Knives Out - 2019
Updated: Apr 26, 2020
Is it awkward if I don't have anything bad to say? I mean, seriously...this film was on point (pardon the pun).
The biggest drawcard for me to see this film (other than the free tickets) was the star power behind it. Don't get me wrong, there's nothing wrong with a murder mystery, but I'm not a die hard fanatic for this genre. The idea of big ticket names participating in such a film though, piqued my interest. And boy did they deliver. Singling out one performer would not be fair, because the entire cast was engaging from start to finish and worked well as an ensemble. However, if I were held at knife point and asked to name names, I'd say I particularly enjoyed the performances of Daniel Craig, Chris Evans, Ana de Armas, Toni Collette and Christopher Plummer. Did I just name half the cast? Honestly, I'm really just trying to add more substance to a paragraph that basically exclaims, "Everyone did a fabulous job!"
This film is also beautiful to look at. The characters themselves note that Harlan Thrombey's (Christopher Plummer) house looks like a Clue board, brought to life. If you've seen a trailer, you'll know this to be the case. The set is elaborate and it contains everything you'd expect in a murder mystery: arm chairs, fireplaces and portraits. That's a gross over-simplification for some really elaborate production design.
The comedy is marvellous. If you get an opportunity, you simply must watch this in the cinema. The atmosphere in the room was electric and the audience responses to all of the jokes only made the film more enjoyable. Essentially, this comedy is well-written and well-delivered by the performers. The jokes are also meta at times. This film knows that it is paying homage to Agatha Christie, and it's pretty candid about it, with one of the characters even delivering the line, "I keep waiting for the big reveal where it all makes sense".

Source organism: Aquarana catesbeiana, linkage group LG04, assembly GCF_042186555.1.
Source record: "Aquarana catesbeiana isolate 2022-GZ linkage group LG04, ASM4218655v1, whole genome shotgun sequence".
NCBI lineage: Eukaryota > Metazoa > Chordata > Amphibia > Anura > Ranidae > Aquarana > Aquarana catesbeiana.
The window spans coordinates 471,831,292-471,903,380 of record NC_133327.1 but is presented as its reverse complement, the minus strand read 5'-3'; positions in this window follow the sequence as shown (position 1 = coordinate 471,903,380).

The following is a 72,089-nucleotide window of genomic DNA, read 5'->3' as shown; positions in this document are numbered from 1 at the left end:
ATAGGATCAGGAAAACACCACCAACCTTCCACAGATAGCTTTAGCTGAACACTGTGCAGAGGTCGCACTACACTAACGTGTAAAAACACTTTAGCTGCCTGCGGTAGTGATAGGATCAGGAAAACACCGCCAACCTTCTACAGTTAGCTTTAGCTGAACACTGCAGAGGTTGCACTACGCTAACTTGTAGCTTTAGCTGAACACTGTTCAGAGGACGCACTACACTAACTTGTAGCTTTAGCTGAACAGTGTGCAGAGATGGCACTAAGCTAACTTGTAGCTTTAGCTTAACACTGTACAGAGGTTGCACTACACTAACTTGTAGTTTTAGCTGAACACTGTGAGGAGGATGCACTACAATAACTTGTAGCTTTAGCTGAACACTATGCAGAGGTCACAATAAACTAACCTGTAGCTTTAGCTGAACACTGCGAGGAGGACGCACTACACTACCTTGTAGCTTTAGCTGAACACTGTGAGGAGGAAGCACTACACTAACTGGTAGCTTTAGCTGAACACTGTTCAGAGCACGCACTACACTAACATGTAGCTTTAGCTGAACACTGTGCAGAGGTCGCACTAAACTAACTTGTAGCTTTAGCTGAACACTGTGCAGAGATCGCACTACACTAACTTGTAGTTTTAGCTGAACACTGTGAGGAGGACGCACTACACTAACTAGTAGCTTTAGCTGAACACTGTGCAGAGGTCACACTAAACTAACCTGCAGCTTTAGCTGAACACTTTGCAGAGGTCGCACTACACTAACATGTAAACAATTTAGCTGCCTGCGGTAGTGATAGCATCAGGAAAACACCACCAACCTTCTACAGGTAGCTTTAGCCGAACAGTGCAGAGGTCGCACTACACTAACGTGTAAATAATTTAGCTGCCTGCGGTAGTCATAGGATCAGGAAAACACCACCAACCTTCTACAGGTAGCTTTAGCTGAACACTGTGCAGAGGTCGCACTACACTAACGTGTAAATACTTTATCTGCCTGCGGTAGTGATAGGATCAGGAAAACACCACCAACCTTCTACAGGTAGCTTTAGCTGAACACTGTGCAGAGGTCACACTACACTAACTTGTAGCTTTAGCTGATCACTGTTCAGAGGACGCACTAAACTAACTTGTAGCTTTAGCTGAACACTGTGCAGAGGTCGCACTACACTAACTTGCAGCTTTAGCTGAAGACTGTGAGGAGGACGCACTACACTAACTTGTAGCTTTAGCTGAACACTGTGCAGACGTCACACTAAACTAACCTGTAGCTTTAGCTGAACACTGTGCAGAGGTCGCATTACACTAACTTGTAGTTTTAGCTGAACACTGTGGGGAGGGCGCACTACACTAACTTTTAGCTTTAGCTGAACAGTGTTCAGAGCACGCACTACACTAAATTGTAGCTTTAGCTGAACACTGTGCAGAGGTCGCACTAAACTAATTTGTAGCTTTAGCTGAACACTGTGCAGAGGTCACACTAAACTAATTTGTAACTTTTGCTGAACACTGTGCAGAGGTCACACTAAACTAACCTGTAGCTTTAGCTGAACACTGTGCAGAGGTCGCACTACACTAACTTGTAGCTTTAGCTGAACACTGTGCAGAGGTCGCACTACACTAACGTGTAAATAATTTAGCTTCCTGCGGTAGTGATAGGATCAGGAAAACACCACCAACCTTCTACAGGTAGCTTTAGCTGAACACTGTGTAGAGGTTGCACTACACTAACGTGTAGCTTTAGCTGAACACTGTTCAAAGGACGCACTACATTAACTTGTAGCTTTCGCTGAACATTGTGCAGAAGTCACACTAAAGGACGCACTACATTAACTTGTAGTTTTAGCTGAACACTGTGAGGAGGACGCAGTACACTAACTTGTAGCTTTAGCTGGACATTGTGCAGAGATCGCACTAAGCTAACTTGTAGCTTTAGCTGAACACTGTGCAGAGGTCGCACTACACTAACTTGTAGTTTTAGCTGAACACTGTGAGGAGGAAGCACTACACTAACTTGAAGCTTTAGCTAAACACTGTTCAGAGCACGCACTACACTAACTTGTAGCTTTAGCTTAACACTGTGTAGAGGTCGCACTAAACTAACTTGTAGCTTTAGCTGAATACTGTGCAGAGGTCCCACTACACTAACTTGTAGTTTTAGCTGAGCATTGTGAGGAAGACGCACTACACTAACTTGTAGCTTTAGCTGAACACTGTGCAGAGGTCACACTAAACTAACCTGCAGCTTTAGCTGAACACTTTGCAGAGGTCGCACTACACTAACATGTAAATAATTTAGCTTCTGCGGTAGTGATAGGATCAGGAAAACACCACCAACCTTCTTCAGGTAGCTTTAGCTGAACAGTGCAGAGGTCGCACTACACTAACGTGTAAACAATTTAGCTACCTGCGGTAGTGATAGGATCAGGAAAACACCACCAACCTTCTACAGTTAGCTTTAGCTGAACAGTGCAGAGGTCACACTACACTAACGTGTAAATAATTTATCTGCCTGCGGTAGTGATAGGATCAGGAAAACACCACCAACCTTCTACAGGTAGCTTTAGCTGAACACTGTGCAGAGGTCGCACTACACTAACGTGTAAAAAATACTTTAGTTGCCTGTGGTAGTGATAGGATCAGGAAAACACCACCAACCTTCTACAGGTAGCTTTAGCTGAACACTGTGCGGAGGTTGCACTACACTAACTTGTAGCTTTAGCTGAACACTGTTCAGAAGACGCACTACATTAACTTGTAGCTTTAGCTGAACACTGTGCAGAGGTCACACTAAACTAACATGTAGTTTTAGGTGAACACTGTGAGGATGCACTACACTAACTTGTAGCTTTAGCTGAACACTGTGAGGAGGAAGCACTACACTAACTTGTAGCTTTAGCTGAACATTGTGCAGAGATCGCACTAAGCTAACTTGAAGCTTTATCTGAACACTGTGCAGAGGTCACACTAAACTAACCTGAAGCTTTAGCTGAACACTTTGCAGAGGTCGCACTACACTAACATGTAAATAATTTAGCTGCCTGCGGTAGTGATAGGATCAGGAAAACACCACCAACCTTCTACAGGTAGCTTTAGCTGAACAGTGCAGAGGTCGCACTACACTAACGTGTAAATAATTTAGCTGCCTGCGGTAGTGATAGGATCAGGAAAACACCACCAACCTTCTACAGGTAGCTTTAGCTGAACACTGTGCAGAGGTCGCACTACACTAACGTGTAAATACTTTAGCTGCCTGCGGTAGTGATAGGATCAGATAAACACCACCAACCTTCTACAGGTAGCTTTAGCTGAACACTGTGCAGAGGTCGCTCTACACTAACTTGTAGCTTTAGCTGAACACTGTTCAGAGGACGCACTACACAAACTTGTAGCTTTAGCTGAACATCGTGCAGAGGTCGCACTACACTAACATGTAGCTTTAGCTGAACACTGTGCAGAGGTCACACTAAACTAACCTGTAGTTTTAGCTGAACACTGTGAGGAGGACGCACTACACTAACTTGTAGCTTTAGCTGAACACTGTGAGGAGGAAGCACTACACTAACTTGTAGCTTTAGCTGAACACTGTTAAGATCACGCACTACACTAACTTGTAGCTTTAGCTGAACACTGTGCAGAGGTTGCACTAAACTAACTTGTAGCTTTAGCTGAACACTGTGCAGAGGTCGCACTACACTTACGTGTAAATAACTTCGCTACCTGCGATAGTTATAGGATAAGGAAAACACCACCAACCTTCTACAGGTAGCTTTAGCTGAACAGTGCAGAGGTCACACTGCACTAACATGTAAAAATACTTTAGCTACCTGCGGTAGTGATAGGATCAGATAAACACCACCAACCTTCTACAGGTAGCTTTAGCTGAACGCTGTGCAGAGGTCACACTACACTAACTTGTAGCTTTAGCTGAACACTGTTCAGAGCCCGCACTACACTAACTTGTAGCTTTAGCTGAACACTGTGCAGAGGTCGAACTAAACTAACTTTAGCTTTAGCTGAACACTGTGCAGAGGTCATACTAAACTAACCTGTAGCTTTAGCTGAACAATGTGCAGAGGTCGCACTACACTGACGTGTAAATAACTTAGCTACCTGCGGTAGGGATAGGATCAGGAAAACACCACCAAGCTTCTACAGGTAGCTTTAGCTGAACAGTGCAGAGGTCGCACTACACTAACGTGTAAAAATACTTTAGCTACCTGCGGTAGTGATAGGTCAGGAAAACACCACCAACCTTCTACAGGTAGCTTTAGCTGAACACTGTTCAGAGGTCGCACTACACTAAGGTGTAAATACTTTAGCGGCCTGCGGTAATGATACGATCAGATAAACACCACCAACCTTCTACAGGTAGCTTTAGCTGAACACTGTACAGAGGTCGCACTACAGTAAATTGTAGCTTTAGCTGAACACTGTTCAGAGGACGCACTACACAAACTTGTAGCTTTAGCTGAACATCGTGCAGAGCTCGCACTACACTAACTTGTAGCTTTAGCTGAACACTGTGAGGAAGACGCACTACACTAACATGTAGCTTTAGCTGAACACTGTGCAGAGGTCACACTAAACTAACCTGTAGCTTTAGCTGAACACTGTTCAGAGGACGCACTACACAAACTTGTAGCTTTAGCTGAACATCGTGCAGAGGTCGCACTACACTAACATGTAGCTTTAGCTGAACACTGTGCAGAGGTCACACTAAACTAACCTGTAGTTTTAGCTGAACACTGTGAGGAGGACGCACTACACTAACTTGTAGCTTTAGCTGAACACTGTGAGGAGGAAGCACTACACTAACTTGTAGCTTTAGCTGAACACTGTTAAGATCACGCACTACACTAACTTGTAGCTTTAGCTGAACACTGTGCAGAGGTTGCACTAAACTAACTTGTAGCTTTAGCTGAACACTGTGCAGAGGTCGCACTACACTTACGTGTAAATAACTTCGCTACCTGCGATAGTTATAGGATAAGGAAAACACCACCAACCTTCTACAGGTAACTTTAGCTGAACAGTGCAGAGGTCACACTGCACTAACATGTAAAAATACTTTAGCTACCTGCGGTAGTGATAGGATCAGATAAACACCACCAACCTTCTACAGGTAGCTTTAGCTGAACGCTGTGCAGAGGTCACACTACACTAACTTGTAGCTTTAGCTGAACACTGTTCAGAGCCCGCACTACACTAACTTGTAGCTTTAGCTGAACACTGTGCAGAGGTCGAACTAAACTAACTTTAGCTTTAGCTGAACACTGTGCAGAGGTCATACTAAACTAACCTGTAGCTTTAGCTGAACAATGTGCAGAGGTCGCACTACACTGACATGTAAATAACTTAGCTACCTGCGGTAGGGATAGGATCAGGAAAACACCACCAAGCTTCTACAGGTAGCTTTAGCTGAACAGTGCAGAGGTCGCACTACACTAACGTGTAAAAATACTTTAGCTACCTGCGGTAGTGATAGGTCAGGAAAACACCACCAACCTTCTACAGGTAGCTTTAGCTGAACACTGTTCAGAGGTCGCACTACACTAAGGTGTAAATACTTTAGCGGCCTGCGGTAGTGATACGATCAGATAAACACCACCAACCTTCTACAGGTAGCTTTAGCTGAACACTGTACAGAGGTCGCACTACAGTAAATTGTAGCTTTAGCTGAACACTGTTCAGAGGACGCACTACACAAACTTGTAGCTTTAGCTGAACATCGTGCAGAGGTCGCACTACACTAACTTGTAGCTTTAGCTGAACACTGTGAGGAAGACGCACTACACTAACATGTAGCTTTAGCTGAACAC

There are also some comments about privilege and immigration in this movie. The Thrombeys, who have wanted for nothing their whole lives, share divisive opinions on immigrants throughout the film. It's a running joke that none of the characters know (or care) where Marta Cabrera (Ana de Armas) and her family are from. Comedy is used to communicate this message to the audience, and though there is no moral explicitly stated at the end of the story, the audience can hear the message loud and clear.
Being a murder mystery, there's bound to be a twist or two. This film delivers on these. I will admit, not all of the twists were complete surprises to me, but I don't really care, because this film is a lot of fun.
Go see it. There's nothing more for me to really say.